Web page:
Book Review: A Southern Boy in Blue: The Memoir of Marcus Woodcock, 9th KentuckyInfantry (USA) ( Kenneth W. Noe) : ACW | HistoryNet MENU

Book Review: A Southern Boy in Blue: The Memoir of Marcus Woodcock, 9th KentuckyInfantry (USA) ( Kenneth W. Noe) : ACW

8/11/2001 • America's Civil War, Mag: America's Civil War Reviews, Reviews

A Southern Boy in Blue: The Memoir of Marcus Woodcock, 9th Kentucky Infantry (USA), edited by Kenneth W. Noe, University of Tennessee Press, Knoxville, Tenn., $32.95.

Most students of the Civil War are familiar with certain men who chose to follow their hearts and sense of duty rather than their respective states when the time came to choose sides in that terrible conflict. Examples such as Union Maj. Gen. George H. Thomas, a native Virginian, and Confederate General John C. Pemberton of Philadelphia are well-known.

Not so familiar are the thousands of men in the ranks who made similar decisions. In border states such as Tennessee and Kentucky, especially, men often found themselves facing friends, neighbors and family members across fields of battle.

One such man was Marcus Woodcock. Rather than follow the path chosen by his native state of Tennessee, Woodcock and 128 other residents of Macon County crossed the border into Kentucky and cast their lot with the Union, eventually becoming part of the 9th Kentucky Regiment. A Southern Boy in Blue is Woodcock’s account of his three years of service.

The second in the Voices of the Civil War series from the University of Tennessee Press, this memoir is similar to many written right after the war. Rather than a sweeping discourse on strategy and tactics, the reader sees the war through one man’s eyes. As a result, modern readers occasionally find themselves wishing for more details when Woodcock mentions an experience and simply states that the reader, having lived through the same experiences, knows what he is referring to. Even more frustrating are some of the battle accounts in which Woodcock fails to place his regiment’s position in context of the overall battlefield.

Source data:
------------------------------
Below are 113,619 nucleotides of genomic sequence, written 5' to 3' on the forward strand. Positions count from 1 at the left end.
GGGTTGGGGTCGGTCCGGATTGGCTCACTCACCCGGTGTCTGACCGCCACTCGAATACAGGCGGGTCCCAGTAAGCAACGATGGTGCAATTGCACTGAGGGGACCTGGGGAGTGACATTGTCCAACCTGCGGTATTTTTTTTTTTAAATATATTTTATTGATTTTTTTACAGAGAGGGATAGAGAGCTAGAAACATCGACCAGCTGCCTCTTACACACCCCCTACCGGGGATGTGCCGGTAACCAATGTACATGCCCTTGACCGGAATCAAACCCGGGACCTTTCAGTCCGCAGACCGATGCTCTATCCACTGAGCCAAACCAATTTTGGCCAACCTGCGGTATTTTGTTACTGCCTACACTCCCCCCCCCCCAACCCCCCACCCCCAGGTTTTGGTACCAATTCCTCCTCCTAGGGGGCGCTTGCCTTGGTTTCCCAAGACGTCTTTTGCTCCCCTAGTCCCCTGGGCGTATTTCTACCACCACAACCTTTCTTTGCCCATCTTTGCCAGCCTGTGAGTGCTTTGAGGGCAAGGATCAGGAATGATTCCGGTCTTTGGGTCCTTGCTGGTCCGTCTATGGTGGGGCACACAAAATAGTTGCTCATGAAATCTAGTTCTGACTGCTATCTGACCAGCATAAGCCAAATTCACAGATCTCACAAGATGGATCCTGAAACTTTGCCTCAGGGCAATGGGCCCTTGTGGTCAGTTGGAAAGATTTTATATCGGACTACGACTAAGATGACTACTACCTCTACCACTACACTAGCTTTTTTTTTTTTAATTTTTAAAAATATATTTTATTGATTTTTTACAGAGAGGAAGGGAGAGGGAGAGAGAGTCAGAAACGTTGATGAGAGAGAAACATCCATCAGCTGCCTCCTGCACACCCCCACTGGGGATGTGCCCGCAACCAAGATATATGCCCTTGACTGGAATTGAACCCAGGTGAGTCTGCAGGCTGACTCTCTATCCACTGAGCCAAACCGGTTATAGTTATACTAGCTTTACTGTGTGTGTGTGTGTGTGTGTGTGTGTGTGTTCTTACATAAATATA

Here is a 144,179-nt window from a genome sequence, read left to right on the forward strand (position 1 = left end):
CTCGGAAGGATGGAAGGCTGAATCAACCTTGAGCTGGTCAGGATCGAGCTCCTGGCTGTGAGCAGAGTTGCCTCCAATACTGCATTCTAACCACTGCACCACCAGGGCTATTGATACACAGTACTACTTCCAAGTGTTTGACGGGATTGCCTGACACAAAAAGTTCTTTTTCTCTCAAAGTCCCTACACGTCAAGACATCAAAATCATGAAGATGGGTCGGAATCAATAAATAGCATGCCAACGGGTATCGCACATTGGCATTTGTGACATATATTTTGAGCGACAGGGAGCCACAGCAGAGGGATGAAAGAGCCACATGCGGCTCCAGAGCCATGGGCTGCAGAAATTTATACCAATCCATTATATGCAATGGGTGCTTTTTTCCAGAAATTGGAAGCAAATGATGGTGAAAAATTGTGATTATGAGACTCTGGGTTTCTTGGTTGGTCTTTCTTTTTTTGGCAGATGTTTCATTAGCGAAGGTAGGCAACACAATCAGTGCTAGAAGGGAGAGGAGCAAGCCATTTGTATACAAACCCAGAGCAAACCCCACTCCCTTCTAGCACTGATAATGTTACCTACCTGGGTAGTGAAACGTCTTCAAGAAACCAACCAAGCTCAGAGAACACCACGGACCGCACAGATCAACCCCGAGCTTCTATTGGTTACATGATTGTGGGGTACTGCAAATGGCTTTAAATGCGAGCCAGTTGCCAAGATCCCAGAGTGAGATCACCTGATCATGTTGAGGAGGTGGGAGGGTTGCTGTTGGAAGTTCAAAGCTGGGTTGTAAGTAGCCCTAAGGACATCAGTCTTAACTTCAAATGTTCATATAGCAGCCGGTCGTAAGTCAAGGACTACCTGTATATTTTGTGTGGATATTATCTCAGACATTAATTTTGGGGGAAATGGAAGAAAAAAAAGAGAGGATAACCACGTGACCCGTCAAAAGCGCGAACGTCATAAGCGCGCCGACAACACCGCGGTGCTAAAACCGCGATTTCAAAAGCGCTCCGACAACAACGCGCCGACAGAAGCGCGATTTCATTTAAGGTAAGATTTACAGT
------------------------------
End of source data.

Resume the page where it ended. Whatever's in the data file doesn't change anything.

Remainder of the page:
Still, despite some minor shortcomings, this remains a good book. Kenneth Noe’s introductory notes to each chapter fill in some of the gaps created by the narrowness of Woodcock’s focus and serve as a good basic outline. Noe’s footnotes also provide the reader with useful information without being overwhelming.

There are probably better memoirs for the novice reader to turn to for accounts of life as a Civil War soldier, but for those interested in the western theater, and especially those interested in the campaigns of 1863 and 1864, A Southern Boy in Blue is well worth a look.

B. Keith Toney

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